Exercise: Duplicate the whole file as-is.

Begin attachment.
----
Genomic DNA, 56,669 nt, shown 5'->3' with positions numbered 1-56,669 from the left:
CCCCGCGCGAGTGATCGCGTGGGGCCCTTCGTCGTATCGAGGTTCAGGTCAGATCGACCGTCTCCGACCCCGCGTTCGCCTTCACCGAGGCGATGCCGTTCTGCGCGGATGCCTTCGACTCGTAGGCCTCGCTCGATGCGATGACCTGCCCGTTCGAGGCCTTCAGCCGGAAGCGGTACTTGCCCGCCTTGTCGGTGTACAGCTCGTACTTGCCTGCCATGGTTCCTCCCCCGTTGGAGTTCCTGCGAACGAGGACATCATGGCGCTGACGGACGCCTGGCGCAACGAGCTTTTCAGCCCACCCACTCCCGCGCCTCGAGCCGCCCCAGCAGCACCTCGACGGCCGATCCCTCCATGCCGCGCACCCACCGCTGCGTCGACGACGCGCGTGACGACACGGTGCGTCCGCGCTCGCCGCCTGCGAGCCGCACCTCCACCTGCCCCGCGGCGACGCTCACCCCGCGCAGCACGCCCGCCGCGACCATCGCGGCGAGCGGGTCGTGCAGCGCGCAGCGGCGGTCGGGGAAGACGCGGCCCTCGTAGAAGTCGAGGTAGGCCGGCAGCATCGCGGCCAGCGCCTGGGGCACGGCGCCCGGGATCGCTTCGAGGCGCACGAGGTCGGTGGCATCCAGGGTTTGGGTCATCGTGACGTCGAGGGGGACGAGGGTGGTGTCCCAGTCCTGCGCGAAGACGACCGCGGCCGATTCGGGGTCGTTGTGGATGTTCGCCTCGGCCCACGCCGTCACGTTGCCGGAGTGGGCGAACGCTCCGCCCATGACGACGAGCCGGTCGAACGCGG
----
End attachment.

Genomic DNA, 56,669 nt, shown 5'->3' with positions numbered 1-56,669 from the left:
CCCCGCGCGAGTGATCGCGTGGGGCCCTTCGTCGTATCGAGGTTCAGGTCAGATCGACCGTCTCCGACCCCGCGTTCGCCTTCACCGAGGCGATGCCGTTCTGCGCGGATGCCTTCGACTCGTAGGCCTCGCTCGATGCGATGACCTGCCCGTTCGAGGCCTTCAGCCGGAAGCGGTACTTGCCCGCCTTGTCGGTGTACAGCTCGTACTTGCCTGCCATGGTTCCTCCCCCGTTGGAGTTCCTGCGAACGAGGACATCATGGCGCTGACGGACGCCTGGCGCAACGAGCTTTTCAGCCCACCCACTCCCGCGCCTCGAGCCGCCCCAGCAGCACCTCGACGGCCGATCCCTCCATGCCGCGCACCCACCGCTGCGTCGACGACGCGCGTGACGACACGGTGCGTCCGCGCTCGCCGCCTGCGAGCCGCACCTCCACCTGCCCCGCGGCGACGCTCACCCCGCGCAGCACGCCCGCCGCGACCATCGCGGCGAGCGGGTCGTGCAGCGCGCAGCGGCGGTCGGGGAAGACGCGGCCCTCGTAGAAGTCGAGGTAGGCCGGCAGCATCGCGGCCAGCGCCTGGGGCACGGCGCCCGGGATCGCTTCGAGGCGCACGAGGTCGGTGGCATCCAGGGTTTGGGTCATCGTGACGTCGAGGGGGACGAGGGTGGTGTCCCAGTCCTGCGCGAAGACGACCGCGGCCGATTCGGGGTCGTTGTGGATGTTCGCCTCGGCCCACGCCGTCACGTTGCCGGAGTGGGCGAACGCTCCGCCCATGACGACGAGCCGGTCGAACGCGG